Wednesday, 18 June 2014

Safe spaces in the LGBTQIA alphabet

Written by

Sexuality is not binary, it's not defined by others and it's not yours to judge. 

Like any good lesbian (or person in general with excellent taste in television), I have been excitedly watching the newly released second season of Orange is the New Black, a Netflix series set primarily in a women’s prison. The first season delighted me, mostly by allowing me to experience such a varied smorgasbord of characters in every episode. It is not often that you get to watch a show featuring mainly women. It is not often that you get to watch a show with a high representation of non-white characters (with arguably much more interesting stories than the white characters). It is not often that you get to see a trans character played by a trans person (Laverne Cox, marry me), and it is certainly not often that female sexual pleasure is seen in the mainstream, especially female sexual pleasure delivered by another woman. All of this was and is great, and I applaud the show and hope that more television and movie creators follow their lead.

However, when the second season was released, I noticed a lot of people on Twitter and Tumblr bursting with excitement and making ‘about time’ type remarks surrounding the use of a word they had all been waiting for. Piper, the show’s main character, had been depicted as someone who has fallen in love with and had relationships with both men and women over the course of her life. However, during the first season, others exclusively referred her to as ‘ex-lesbian’ or a ‘straight girl’. The one word that a lot of people had been waiting to hear for so long, with bated breath, was ‘bisexual’. When it came, it was in the form of a dismissive comment from Piper’s ex, and it was the word ‘bi’. Not even the entire word was said. Even so, people were still very excited to hear it. And do you know why? Because it hardly ever happens.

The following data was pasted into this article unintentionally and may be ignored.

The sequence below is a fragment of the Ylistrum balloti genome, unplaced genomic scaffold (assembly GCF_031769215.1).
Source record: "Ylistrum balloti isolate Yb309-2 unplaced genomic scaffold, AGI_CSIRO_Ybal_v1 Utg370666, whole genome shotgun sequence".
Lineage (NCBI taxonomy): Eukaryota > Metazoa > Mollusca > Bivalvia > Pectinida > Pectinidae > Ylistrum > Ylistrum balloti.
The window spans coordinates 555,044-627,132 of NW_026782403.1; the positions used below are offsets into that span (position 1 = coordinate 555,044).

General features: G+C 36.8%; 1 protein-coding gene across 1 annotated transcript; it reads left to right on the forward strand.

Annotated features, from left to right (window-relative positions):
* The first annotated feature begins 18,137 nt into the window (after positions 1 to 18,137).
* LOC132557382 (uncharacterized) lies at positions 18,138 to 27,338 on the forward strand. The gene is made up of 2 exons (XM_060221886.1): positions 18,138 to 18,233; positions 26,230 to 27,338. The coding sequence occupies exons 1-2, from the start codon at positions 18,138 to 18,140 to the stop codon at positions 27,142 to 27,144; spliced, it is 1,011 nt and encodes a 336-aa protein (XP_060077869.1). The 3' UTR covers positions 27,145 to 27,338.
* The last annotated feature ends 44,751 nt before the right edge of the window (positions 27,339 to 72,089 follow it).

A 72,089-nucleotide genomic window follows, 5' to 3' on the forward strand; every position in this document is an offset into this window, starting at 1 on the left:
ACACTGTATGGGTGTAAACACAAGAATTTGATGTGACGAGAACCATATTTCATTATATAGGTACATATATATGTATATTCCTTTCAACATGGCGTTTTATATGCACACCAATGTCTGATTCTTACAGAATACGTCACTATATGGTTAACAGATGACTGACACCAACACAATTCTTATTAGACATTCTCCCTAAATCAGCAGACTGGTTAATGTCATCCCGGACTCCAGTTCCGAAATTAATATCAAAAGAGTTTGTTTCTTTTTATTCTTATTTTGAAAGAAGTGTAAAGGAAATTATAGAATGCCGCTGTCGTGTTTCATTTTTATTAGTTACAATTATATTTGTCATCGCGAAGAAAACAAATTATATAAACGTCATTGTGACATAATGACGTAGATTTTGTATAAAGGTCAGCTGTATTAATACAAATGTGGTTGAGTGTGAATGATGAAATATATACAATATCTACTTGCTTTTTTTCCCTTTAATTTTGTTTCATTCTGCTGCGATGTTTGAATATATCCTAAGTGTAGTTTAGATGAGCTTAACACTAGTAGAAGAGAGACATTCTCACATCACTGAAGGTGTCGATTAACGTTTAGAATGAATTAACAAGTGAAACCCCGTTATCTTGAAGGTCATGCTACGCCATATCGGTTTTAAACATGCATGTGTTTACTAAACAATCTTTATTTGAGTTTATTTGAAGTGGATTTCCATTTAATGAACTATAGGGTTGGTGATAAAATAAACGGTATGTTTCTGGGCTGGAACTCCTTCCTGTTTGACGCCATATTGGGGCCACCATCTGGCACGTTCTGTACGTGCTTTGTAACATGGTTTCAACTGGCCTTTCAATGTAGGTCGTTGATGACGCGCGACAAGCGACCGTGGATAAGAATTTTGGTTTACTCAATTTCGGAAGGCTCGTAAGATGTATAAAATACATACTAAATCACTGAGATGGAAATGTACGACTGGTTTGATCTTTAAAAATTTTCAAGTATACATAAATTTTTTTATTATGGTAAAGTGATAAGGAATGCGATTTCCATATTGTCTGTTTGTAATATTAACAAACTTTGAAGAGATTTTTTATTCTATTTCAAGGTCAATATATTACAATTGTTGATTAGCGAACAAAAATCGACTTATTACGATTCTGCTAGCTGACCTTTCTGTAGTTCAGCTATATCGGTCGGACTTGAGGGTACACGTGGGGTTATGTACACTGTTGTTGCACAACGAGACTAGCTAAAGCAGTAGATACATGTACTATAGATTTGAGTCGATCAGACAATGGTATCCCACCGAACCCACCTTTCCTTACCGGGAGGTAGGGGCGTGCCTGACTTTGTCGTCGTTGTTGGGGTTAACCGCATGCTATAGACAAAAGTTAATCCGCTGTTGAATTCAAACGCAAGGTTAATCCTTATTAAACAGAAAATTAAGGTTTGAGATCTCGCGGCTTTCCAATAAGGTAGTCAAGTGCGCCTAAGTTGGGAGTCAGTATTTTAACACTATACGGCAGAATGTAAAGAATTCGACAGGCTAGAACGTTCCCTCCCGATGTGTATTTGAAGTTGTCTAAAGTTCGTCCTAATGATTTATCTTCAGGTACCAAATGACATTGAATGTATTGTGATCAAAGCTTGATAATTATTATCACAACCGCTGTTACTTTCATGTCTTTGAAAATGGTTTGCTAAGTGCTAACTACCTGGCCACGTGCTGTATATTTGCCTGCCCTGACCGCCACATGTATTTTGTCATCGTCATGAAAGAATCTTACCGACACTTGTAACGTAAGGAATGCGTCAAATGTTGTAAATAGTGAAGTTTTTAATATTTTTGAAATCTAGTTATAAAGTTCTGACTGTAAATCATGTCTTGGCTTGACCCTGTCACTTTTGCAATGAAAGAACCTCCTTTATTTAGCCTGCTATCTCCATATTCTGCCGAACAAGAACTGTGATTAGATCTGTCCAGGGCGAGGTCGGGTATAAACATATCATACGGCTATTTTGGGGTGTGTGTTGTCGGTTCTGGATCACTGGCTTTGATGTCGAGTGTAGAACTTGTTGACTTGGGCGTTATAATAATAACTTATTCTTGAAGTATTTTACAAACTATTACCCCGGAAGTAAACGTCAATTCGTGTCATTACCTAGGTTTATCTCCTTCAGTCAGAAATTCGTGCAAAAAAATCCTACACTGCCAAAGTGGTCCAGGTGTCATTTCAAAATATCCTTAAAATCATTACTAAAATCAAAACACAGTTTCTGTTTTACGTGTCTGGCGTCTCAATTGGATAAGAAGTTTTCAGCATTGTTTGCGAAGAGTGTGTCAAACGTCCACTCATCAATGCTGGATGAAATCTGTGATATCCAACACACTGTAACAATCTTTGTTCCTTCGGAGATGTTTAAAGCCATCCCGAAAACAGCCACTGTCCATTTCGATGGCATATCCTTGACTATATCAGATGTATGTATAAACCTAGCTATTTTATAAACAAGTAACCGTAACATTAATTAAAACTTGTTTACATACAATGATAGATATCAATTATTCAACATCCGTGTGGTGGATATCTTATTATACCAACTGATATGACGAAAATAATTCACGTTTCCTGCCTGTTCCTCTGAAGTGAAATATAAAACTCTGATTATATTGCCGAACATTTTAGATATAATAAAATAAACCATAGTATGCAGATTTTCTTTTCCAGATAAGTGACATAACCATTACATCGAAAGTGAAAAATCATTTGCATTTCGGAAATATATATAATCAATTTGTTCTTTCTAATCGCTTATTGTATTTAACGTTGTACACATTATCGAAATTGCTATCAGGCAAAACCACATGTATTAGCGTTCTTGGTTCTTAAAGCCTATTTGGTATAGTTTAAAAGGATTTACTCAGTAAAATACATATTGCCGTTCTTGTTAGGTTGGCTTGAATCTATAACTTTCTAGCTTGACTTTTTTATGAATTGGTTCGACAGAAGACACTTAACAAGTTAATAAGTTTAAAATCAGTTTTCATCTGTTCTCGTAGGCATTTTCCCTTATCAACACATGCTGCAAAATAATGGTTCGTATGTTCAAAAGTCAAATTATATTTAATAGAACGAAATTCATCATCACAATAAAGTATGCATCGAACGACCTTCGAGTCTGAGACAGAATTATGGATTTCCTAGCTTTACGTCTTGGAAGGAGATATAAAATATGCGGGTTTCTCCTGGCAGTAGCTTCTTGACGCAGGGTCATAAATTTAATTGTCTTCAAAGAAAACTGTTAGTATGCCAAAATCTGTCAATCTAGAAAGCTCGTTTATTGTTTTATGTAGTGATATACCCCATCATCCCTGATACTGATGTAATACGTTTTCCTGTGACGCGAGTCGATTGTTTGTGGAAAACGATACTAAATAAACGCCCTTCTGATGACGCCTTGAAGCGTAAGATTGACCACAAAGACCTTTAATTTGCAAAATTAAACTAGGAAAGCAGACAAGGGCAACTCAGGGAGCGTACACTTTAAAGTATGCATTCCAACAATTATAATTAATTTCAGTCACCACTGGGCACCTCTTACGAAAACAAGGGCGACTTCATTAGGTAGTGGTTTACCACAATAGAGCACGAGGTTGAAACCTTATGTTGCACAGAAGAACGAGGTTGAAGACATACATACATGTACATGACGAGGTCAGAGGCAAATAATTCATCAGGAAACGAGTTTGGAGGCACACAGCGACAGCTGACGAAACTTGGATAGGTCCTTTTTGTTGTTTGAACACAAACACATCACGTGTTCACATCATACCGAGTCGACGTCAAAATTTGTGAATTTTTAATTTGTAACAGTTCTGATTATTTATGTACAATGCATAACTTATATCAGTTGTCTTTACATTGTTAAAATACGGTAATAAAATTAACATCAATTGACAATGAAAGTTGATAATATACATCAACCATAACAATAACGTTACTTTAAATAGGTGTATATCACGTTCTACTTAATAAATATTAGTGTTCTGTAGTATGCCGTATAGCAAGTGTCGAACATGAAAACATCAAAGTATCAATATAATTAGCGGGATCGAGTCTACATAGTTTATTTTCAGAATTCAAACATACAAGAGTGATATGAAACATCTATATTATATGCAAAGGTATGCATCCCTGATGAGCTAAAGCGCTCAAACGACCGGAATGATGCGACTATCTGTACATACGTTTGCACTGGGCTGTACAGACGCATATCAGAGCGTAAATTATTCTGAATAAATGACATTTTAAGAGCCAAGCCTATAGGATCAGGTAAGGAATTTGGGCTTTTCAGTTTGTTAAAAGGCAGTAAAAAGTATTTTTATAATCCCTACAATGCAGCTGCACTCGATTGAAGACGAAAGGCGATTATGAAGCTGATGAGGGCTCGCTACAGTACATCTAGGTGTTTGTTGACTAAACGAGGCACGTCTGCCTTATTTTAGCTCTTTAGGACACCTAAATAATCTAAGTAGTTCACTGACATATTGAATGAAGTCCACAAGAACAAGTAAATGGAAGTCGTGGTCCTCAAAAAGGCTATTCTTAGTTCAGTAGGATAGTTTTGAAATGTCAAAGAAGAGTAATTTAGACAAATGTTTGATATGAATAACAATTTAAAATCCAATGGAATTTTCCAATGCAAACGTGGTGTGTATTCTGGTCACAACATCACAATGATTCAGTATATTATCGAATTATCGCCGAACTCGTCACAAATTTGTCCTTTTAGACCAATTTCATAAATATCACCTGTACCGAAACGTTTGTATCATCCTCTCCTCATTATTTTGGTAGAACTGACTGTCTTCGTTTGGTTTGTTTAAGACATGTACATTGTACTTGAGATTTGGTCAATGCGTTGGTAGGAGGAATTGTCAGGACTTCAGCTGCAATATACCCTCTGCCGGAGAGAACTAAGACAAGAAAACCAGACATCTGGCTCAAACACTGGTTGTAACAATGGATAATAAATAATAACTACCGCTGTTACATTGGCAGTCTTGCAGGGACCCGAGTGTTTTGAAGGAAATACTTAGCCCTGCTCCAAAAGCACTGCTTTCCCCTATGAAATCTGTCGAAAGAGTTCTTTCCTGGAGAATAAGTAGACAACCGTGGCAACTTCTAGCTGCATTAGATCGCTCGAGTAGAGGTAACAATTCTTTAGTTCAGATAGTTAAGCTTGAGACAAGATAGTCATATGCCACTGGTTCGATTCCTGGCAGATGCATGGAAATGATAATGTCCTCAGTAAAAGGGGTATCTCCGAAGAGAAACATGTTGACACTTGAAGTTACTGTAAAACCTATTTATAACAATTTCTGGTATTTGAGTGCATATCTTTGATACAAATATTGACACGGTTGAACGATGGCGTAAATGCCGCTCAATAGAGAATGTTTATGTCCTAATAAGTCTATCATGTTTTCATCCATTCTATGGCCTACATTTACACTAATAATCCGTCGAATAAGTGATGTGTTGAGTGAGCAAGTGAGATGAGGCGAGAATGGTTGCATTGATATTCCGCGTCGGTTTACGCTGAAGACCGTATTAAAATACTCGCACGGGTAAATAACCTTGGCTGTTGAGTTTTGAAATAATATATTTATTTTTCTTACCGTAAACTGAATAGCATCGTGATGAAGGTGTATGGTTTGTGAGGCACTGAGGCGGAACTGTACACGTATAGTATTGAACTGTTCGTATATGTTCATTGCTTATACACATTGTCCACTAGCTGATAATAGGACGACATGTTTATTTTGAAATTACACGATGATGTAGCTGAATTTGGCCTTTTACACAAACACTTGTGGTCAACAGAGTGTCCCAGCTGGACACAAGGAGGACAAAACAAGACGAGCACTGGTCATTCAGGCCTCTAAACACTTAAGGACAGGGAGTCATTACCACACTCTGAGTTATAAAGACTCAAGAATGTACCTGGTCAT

The concept of ‘bisexual erasure’, the notion that bisexuality is diminished and dismissed, is hard to ignore. When celebrities like Maria Bello come out as being in a same-sex relationship, the headlines scream ‘Maria Bello comes out as gay’, ignoring the fact that she has been in relationships with men, and never labelled herself one way or the other. Actor Allan Cumming is consistently identified as being a gay man, when he is a self-identified bisexual man. Singers like Freddie Mercury and Ani Difranco are held up as queer icons, and assumed be gay. Mercury did have relationships with men and may well have identified as gay by the end of his life, however he also had a long-term relationship with Mary Austin (whom he called the love of his life), a relationship that is quite often minimised or ignored. Ani Difranco is assumed by many to be a lesbian, when in fact she has written songs about being bisexual her whole career, has been married to two men, and has a baby with her current husband.

Speaking of marriage, when we call it ‘gay marriage’, we are discounting the possibility that one or both parties might not be gay; they might be queer in another way. As a lesbian who grew up relatively isolated, I have an understanding of what all of this feels like. I know the feeling of grasping for any representation, any positive depictions of your identity. I know how hard it is to be young and to be ignored by the mainstream, how hard it is to have nobody to identify with, how awful it is to be relegated to the sidelines. And yet, I now feel kind of lucky. I am lucky to know that decent heterosexual people accept me. I know that I am accepted into the queer community without question. And I understand that, shamefully, this isn’t always the case for my (self-identified) bisexual friends.